Gueye v. Comair Airlines et al
MEMORANDUM OPINION AND ORDER; 1)Def's 13 Motion for Summary Judgment is Granted. Signed by Judge William O. Bertelsman on 10/8/2008. (LSG)cc: COR, PLA
UNITED STATES DISTRICT COURT EASTERN DISTRICT OF KENTUCKY NORTHERN DIVISION at COVINGTON
CIVIL ACTION NO. 08-CV-066 (WOB) AMAR GUEYE VS. MEMORANDUM OPINION AND ORDER PLAINTIFF
COMAIR AIRLINES and INTERNATIONAL ASSOC. MACHINISTS & AEROSPACE WORKERS
This matter is before the court on the motion for summary judgment by defendant International Association of Machinists and Aerospace Workers, AFL-CIO ("IAM" or "the Union") (Doc. #13), plaintiff's response thereto (Doc. #27), and the IAM's reply (Doc. #28). The court has reviewed this matter carefully and determined that no hearing on the pending motion is necessary. Plaintiff Amar Gueye, who is proceeding pro se in this matter, was employed and later terminated by defendant Comair, Inc.
Plaintiff alleges that he was harassed and terminated by Comair on the basis of his race and because he was assisting in the efforts of the IAM to organize Comair's customer service employees. #1) Plaintiff states that he filed a charge of discrimination against Comair with the Equal Employment Opportunity Commission, which apparently denied his claim and issued a Right to Sue letter. (Doc.
Plaintiff filed this pro se action on April 8, 2008, in the Southern District of Ohio, and the case was transferred to this court pursuant to the venue provisions of Title VII. (Doc. #2)
The IAM has filed a motion for summary judgment, which is ripe. Discovery as to the IAM has been held in abeyance pending
resolution of that motion. The court concludes that the IAM's motion must be granted for several reasons. First, to the extent that plaintiff attempts to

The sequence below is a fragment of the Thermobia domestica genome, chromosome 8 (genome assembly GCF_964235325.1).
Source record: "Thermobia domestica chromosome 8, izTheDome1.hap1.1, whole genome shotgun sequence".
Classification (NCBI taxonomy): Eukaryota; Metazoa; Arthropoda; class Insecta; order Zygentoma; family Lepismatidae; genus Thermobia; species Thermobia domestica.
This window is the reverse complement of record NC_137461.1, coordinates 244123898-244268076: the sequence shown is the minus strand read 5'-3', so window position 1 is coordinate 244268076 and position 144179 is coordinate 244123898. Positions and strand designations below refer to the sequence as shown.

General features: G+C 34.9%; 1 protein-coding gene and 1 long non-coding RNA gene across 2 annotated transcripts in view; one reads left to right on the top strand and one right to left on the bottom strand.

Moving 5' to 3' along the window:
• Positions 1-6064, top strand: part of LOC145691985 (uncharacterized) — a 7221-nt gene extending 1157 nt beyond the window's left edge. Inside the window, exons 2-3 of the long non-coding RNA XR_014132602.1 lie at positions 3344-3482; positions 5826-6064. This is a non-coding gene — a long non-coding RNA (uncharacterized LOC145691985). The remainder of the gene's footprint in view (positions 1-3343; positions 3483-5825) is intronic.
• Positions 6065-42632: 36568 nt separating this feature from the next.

allege a claim against the Union for failing to represent him against Comair in his dispute with his employer, it is undisputed that the IAM did not represent the group of Comair employees to which plaintiff belonged customer service employees. Instead,
the IAM represented only Comair's aircraft mechanic and related employees. Because (Samuel Declaration ¶¶ 4-6) the IAM was not the certified bargaining
representative of plaintiff, it could not have maintained an action on his behalf against Comair under the applicable statute.1 See
Adams v. Federal Express Corp., 547 F.2d 319, 321-22 (6th Cir. 1976). Moreover, because plaintiff was not a member of the
collective bargaining unit which the Union did represent, the Union owed him no duty of fair representation. See McTighe v. Mechanics
Educ. Society of Am., Local 19, AFL-CIO, 772 F.2d 210, 212-13 (6th
It is undisputed that the Railway Labor Act ("RLA"), 45 U.S.C. § 181, governs labor relations in the airline industry. 2
Cir. 1985). Second, plaintiff's Title VII claim fails as a matter of law because it is undisputed that plaintiff did not exhaust his
administrative remedies as to the Union because he did not name it as a respondent in the EEOC charge he filed. Title VII authorizes the filing of a suit only "against the respondent named in the charge." A've v. Service Employees Int'l
Union, AFL-CIO, No. 01-1530, 2001 WL 1450668, at *3 (6th Cir. Nov. 9, 2001) (quoting 42 U.S.C. § 2000e-5(f)(2)). Thus, "a party not Id.
named in an EEOC charge may not be sued under Title VII." (citation omitted).
In A've, for example, the Sixth Circuit held
that the plaintiff could not maintain a Title VII action against his international union because he had named only the local union in his EEOC charge. Id. at
Here, it is undisputed that plaintiff never filed an EEOC charge against the IAM, and his attempted Title VII claim against it thus fails as a matter of law.
Therefore, having reviewed this matter, and the court being otherwise sufficiently advised, IT IS ORDERED the motion for summary judgment by defendant International Association of Machinists and Aerospace Workers, AFLCIO (Doc. #13) be, and is hereby, GRANTED.
This 8th day of October, 2008.
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